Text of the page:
The Pritikin Longevity Center’s article, “The Truth About Olive Oil,” also corrects the myth that extra virgin olive oil is good for you. The Longeviy Center says that the media hypes up that extra virgin olive oil is especially heart healthy, because it is rich in polyphenols; however, the truth is that all plant foods are rich in polyphenols and are less calorie dense. The Pritikin Longevity Center uses the example that 11 calories of lettuce has the same amount of polyphenols as 1tbsp of olive oil (30mg). Why waste all those empty calories when you could get even more polyphenols for your heart only eating a small amount of delicious whole foods like a salad everyday!?
So what can you substitute for oils in your cooking and baking? An article on fitday.com recommends replacing oil in your baking with unsweetened applesauce, banana puree, mango puree, or pumpkin puree. For cooking, Bo Rinaldi, author of The Complete Idiot’s Guide to Low-Fat Vegan Cooking, suggests using the equivalent amount of vegetable stock that the recipe calls for in oil.
In conclusion, no oil is a healthy fat and in general all fat should be enjoyed sparingly according to Health.gov and the American Heart Association. If you are looking to get healthy fats in your diet then eat whole foods like avocados, nuts, olives and seeds.
Many people focus on the cardio and strength aspects of their workout routines, but daily stretching is also critical to your overall health and fitness regime. Stretching increases your flexibility, circulation, and range of motion. It also relieves stress and tension in your muscles by releasing endorphins, relaxing your muscles, and calming your mind. The image below contains several examples of stretches that can be done at work, home or in the gym.
Try to make it your goal to spend at least 5-10 minutes per day stretching.
Image from http://www.custudentloans.org/2013/08/05/make-the-stretch-during-busy-season-at-the-office-of-financial-aid/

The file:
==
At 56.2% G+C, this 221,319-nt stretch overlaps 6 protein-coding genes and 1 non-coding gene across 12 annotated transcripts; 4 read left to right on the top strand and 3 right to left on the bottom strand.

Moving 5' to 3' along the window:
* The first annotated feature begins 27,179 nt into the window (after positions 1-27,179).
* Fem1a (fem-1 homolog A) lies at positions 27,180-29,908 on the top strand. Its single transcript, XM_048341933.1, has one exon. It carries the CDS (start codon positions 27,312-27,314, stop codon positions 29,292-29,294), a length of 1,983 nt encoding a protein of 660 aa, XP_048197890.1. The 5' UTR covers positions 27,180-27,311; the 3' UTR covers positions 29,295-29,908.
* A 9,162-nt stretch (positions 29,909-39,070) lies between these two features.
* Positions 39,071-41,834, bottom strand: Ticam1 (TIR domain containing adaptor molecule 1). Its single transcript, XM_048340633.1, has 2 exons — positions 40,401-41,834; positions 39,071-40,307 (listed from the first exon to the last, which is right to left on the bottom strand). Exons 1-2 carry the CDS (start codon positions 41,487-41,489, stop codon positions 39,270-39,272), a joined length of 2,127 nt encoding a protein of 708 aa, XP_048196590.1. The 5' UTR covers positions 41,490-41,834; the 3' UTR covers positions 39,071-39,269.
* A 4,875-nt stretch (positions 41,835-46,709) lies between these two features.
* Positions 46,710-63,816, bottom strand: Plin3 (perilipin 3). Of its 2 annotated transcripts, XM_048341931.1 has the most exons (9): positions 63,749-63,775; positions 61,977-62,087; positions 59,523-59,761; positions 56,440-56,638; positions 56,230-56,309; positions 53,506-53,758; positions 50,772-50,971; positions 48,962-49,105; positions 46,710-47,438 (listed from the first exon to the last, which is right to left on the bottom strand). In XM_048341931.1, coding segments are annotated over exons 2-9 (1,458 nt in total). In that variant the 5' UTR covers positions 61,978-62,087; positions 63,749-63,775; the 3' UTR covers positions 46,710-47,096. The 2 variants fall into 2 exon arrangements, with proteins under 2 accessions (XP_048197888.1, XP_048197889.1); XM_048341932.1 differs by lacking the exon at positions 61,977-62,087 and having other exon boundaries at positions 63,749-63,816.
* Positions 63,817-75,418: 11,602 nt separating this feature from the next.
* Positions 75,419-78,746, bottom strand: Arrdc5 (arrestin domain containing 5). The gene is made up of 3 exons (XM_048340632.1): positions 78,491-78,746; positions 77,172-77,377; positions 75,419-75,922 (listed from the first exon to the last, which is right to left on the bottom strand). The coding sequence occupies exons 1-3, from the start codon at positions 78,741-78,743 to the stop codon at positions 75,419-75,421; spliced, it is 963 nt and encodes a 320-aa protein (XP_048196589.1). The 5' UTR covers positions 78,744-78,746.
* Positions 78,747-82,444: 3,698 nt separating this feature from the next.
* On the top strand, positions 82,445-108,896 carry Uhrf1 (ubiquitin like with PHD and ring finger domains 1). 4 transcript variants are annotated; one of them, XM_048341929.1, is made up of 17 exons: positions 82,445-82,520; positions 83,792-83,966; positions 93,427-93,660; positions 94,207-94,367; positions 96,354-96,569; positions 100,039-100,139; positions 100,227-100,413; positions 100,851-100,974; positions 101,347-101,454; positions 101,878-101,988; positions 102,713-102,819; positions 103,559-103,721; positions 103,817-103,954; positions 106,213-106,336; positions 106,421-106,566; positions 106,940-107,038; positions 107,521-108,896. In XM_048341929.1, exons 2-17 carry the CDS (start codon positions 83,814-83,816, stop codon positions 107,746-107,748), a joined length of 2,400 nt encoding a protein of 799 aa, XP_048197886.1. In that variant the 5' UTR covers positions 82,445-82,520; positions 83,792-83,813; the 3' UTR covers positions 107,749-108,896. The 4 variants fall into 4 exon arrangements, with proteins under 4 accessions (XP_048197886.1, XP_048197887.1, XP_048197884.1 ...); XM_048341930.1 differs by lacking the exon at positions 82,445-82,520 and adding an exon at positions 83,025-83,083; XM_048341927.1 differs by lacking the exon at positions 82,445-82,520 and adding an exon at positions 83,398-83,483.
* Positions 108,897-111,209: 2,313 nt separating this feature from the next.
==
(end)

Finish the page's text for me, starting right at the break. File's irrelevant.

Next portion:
This Fit Tip Friday we encourage you all to plant your own vegetables, fruits, and herbs. You don't need a lot of land to garden! If you cannot make one at your own house or apartment, try growing some plants inside or joining a community garden here in Chicago.
There are so many benefits to gardening. First off, the stretching, weeding, digging, etc. that happens during gardening get your blood flowing and uses your muscles. While you will still need to get your daily workout in, but gardening offers a low impact supplement to your workout regime.
Second, your will eat a lot healthier. Just growing your own vegetables and fruits and then having them on hand will help you to make wise eating choices.
Third, some studies show that gardening helps to control cortisol, the stress hormone, along with anxiety and depression.
So let's all return to nature this spring and get our hands in the dirt!
Today's Fit Tip is to drink more healthy beverages. Some examples of healthy beverages and their benefits are:
Today is our first Fit Tip Friday. Today's tip is to have active rest days compared to taking full days off from working out. Active rest means that you are moving your body with a low-intensity activity, but not pushing yourself like in your normal workouts. Active rest decreases the amount of lactic acid in our bodies, speeds up muscle recovery and helps to keep our minds focused on our personal health and fitness journeys. Below are a few examples of things to do on your next active rest day.
2) Walk your dog
3) Go for a relaxing bike ride
4) Play Frisbee
5) Jump on a trampoline
6) Go for a swim
7) Go sailing
8) Play a match of volleyball
9) Give yourself a foam roller massage
10) Go rollerblading
Your EFC Fit Fam team wishes you a happy Friday and a fit weekend!
EFC staff. We want to share our fitness knowledge with you!